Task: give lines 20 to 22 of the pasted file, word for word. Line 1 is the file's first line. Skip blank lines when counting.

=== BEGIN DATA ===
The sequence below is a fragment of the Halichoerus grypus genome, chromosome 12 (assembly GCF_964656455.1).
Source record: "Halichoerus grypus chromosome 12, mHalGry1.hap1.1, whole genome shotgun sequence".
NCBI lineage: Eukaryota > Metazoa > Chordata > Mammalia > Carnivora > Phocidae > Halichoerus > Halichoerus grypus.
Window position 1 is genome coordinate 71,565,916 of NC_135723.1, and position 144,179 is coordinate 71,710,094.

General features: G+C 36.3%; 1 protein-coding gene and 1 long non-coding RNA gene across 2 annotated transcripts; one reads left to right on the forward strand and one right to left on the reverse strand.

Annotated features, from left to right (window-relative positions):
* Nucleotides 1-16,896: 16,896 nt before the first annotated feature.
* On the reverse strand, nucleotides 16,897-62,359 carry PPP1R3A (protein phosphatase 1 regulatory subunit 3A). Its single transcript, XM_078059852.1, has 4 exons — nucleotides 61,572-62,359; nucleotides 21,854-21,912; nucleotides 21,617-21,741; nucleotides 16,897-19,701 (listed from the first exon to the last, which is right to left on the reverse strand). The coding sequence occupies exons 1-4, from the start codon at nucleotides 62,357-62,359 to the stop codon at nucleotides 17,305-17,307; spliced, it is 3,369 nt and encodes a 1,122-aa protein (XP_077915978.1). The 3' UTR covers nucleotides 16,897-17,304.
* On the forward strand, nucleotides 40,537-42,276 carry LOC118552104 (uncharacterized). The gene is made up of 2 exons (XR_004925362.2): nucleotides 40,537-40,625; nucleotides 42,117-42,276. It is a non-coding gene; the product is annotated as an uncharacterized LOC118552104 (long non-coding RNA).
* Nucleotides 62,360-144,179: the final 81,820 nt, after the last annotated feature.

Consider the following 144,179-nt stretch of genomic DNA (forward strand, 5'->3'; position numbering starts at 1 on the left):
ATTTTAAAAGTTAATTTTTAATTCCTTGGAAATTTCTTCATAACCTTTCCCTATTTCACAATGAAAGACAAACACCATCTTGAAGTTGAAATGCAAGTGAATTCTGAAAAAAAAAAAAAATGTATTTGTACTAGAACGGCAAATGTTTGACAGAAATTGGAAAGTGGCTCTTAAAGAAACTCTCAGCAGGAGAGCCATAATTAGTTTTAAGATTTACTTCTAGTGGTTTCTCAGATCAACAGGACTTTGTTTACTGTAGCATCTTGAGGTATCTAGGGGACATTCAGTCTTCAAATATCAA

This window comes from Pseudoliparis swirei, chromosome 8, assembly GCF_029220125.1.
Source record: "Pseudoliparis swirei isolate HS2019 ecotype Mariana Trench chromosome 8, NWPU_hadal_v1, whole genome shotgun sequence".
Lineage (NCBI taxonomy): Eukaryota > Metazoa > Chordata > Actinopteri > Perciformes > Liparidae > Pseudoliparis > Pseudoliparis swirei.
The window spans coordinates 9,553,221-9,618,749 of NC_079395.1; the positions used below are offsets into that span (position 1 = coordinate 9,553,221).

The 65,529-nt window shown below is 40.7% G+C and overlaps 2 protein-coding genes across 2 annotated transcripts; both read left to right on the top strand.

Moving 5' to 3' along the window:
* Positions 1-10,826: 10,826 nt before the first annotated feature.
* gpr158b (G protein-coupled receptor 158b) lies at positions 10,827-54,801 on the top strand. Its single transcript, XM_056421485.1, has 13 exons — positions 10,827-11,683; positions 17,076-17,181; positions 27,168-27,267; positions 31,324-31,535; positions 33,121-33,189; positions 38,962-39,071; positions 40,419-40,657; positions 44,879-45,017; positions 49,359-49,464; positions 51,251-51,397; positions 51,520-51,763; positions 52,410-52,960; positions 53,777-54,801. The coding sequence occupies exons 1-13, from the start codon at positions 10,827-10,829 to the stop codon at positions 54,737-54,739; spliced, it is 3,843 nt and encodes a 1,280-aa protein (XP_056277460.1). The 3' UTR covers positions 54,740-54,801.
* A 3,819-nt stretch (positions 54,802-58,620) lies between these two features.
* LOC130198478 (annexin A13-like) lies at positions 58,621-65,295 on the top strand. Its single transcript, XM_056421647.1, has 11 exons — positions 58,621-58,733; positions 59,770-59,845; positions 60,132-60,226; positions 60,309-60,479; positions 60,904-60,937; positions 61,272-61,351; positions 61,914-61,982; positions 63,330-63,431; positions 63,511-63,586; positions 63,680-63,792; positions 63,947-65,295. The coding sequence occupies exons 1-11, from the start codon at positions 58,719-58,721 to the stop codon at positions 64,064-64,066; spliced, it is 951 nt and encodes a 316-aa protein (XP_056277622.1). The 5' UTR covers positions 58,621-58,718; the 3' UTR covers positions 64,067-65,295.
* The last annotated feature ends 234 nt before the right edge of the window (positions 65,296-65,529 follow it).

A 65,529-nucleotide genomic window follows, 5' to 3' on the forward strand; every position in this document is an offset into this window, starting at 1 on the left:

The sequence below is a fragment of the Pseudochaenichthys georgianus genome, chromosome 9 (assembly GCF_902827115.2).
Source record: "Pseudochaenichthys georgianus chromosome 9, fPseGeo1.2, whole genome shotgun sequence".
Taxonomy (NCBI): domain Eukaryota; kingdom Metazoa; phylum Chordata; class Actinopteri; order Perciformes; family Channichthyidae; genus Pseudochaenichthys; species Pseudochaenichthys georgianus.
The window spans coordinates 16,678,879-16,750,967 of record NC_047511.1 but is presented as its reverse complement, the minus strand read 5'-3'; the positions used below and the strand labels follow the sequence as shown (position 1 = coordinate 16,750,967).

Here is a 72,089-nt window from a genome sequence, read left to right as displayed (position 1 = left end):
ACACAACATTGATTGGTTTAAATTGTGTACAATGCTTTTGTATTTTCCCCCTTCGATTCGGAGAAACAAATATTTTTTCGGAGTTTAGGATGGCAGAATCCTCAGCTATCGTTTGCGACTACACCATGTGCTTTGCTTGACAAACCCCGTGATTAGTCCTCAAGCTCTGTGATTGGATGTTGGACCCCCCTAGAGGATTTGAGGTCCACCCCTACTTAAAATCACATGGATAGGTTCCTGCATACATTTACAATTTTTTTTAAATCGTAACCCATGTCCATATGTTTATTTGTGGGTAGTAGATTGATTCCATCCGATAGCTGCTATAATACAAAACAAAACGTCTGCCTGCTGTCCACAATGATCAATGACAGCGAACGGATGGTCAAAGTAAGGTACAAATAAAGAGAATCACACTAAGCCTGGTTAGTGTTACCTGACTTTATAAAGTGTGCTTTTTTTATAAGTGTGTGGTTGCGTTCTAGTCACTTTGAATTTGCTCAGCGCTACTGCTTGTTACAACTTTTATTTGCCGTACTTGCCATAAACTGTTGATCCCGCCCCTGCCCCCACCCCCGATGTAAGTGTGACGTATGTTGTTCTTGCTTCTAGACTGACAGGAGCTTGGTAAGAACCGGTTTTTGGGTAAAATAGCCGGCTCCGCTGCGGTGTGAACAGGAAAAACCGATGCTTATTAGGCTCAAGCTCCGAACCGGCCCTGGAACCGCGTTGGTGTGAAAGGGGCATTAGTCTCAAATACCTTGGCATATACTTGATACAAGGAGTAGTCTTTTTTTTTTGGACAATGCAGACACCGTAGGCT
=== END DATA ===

* gpr158b (G protein-coupled receptor 158b) lies at positions 10,827-54,801 on the top strand. Its single transcript, XM_056421485.1, has 13 exons — positions 10,827-11,683; positions 17,076-17,181; positions 27,168-27,267; positions 31,324-31,535; positions 33,121-33,189; positions 38,962-39,071; positions 40,419-40,657; positions 44,879-45,017; positions 49,359-49,464; positions 51,251-51,397; positions 51,520-51,763; positions 52,410-52,960; positions 53,777-54,801. The coding sequence occupies exons 1-13, from the start codon at positions 10,827-10,829 to the stop codon at positions 54,737-54,739; spliced, it is 3,843 nt and encodes a 1,280-aa protein (XP_056277460.1). The 3' UTR covers positions 54,740-54,801.
* A 3,819-nt stretch (positions 54,802-58,620) lies between these two features.
* LOC130198478 (annexin A13-like) lies at positions 58,621-65,295 on the top strand. Its single transcript, XM_056421647.1, has 11 exons — positions 58,621-58,733; positions 59,770-59,845; positions 60,132-60,226; positions 60,309-60,479; positions 60,904-60,937; positions 61,272-61,351; positions 61,914-61,982; positions 63,330-63,431; positions 63,511-63,586; positions 63,680-63,792; positions 63,947-65,295. The coding sequence occupies exons 1-11, from the start codon at positions 58,719-58,721 to the stop codon at positions 64,064-64,066; spliced, it is 951 nt and encodes a 316-aa protein (XP_056277622.1). The 5' UTR covers positions 58,621-58,718; the 3' UTR covers positions 64,067-65,295.